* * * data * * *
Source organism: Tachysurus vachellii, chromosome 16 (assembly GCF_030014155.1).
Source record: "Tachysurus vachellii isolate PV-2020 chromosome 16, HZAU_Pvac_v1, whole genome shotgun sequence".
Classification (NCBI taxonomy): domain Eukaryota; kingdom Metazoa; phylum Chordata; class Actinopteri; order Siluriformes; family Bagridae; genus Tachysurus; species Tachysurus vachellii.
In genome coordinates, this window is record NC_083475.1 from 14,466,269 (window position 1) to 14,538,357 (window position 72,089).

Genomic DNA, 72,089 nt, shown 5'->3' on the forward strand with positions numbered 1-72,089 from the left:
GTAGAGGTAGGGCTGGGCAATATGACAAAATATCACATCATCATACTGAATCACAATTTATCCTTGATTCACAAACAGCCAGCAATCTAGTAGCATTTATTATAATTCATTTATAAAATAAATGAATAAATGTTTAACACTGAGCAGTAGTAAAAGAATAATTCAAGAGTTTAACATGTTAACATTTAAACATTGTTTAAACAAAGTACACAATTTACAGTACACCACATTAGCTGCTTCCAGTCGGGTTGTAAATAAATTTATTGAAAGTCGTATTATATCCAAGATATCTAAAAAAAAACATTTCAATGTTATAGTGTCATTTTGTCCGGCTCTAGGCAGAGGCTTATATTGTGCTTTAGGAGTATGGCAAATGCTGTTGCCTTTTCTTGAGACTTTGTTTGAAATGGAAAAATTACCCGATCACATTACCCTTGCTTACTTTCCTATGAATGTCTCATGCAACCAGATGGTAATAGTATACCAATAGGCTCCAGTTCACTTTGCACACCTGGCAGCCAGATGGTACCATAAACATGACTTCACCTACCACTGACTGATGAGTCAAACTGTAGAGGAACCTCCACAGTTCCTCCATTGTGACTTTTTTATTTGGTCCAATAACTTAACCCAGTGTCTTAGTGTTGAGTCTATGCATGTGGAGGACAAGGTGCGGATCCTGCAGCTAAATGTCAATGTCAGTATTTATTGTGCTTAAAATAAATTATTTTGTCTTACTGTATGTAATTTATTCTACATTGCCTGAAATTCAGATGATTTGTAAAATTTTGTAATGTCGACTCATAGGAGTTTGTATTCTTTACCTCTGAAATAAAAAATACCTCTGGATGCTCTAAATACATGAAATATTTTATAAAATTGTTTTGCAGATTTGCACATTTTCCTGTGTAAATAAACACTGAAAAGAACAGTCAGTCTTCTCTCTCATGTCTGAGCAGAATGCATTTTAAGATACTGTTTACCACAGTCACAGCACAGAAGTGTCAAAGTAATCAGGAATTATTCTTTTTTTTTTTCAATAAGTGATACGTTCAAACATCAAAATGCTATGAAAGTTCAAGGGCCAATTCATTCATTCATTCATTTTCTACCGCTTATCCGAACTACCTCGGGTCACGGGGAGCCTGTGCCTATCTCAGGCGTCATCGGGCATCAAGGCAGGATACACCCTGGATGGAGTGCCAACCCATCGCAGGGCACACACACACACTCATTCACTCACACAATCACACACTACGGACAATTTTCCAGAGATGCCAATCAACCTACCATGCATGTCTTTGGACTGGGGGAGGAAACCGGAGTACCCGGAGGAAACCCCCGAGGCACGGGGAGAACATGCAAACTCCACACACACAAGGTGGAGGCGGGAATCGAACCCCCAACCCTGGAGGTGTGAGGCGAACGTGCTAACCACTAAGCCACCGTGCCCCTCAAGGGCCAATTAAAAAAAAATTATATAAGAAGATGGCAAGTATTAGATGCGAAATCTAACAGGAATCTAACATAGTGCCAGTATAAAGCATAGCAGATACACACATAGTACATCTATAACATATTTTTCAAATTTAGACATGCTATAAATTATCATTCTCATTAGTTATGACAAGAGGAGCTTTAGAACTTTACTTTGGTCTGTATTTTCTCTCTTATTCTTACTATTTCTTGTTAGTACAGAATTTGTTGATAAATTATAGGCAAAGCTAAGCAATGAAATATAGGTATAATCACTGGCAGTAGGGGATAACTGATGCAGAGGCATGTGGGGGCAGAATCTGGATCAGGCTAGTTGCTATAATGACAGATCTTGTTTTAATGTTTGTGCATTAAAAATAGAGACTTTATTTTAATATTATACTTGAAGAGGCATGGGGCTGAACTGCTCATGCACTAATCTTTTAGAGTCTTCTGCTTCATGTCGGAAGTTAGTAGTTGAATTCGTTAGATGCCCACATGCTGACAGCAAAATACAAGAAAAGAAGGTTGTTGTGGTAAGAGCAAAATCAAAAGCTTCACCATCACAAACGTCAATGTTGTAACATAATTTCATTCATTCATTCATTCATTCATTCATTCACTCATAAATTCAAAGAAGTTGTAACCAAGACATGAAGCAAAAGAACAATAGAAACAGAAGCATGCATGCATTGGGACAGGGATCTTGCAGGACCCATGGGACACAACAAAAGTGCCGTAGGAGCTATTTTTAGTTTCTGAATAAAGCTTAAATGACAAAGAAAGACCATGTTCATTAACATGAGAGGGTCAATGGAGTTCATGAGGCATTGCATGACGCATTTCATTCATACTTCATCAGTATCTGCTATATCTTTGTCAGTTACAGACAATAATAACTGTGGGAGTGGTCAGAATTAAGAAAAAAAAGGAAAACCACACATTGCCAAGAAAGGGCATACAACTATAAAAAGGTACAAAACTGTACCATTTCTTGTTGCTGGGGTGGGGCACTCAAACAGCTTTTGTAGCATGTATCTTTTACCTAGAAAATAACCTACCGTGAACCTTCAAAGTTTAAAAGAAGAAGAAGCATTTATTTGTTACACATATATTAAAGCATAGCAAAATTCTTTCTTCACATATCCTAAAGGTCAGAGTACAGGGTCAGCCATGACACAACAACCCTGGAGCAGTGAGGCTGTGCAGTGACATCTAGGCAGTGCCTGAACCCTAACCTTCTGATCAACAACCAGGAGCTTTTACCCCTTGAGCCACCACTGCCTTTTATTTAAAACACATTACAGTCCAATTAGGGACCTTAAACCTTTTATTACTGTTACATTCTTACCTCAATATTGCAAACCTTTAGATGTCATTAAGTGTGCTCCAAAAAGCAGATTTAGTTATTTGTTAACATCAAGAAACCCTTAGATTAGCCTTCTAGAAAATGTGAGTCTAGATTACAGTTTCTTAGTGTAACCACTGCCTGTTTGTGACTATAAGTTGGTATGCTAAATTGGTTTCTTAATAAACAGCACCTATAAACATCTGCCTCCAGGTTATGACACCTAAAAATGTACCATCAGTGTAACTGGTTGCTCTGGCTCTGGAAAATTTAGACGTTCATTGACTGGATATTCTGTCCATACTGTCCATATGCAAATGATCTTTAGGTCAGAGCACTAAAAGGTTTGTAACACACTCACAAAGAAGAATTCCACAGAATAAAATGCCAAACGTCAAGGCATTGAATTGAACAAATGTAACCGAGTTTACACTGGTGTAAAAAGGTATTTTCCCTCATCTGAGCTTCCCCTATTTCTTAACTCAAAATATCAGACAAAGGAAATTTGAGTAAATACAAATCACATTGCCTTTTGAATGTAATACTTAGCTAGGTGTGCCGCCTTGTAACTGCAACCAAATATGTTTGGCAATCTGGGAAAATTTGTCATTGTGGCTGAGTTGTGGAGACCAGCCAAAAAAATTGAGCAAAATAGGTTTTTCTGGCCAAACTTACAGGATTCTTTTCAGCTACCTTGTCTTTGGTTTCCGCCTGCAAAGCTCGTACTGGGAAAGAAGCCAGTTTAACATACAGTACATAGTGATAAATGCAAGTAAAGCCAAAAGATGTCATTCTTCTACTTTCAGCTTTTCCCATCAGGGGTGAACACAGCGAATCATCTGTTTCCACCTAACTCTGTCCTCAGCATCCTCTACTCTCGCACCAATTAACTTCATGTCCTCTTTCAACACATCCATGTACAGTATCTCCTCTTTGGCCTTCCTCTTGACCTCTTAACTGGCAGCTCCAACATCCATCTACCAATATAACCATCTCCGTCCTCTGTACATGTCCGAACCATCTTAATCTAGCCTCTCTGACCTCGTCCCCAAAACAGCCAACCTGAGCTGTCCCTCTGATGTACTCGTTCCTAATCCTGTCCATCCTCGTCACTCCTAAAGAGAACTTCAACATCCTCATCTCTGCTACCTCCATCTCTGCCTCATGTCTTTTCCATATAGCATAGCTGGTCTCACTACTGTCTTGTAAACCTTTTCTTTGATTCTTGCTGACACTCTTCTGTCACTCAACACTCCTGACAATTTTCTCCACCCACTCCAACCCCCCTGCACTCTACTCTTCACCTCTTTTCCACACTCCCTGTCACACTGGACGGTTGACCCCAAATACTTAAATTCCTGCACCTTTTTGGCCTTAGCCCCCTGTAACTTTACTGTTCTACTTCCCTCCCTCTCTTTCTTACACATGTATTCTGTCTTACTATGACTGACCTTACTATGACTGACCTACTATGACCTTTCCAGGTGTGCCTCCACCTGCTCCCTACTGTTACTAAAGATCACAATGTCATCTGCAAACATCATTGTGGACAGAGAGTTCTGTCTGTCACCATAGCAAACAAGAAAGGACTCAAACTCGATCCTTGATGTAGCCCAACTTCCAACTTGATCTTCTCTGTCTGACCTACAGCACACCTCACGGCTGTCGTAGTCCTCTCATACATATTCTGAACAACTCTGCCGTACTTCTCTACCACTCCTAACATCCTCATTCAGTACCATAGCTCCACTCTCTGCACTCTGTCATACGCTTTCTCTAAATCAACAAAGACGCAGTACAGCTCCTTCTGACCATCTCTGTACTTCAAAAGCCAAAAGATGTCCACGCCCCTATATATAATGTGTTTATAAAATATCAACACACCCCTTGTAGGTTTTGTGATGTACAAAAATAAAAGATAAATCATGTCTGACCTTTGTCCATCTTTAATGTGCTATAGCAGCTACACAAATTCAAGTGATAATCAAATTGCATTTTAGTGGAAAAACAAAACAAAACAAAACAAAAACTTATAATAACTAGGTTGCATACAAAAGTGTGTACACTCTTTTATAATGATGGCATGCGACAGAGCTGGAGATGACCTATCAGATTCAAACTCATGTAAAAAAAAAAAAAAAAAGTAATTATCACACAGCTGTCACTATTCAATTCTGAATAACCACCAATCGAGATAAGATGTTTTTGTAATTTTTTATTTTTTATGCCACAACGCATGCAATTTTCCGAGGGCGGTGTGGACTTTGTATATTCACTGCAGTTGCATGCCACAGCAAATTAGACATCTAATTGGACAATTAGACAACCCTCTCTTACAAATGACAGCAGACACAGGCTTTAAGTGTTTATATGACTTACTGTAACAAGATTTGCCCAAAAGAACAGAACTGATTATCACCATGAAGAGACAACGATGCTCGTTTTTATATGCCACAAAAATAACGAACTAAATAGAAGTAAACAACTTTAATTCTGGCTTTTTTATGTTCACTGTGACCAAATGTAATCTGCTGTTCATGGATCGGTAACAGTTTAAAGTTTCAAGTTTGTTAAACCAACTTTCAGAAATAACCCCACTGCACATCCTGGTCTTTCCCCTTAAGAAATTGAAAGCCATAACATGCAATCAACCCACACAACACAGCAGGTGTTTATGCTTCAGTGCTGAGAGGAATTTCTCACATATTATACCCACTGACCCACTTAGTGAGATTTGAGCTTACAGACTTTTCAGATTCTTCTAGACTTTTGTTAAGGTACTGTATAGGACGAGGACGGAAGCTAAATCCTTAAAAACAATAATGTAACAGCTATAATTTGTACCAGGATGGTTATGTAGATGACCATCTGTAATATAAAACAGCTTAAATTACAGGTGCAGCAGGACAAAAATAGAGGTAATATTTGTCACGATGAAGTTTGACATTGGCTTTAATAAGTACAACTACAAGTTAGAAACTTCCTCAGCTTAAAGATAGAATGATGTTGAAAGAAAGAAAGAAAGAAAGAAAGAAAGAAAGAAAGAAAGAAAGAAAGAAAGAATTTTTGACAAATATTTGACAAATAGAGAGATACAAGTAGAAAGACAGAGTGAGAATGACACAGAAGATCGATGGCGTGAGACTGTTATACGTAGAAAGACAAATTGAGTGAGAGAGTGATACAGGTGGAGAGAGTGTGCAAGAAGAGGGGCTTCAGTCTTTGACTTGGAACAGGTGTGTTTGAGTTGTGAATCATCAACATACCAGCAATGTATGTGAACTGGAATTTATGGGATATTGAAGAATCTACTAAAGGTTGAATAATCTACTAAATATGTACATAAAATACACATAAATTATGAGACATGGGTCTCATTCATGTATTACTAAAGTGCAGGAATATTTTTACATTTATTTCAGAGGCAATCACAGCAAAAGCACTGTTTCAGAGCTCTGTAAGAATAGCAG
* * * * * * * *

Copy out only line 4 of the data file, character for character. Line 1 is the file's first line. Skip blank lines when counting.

In genome coordinates, this window is record NC_083475.1 from 14,466,269 (window position 1) to 14,538,357 (window position 72,089).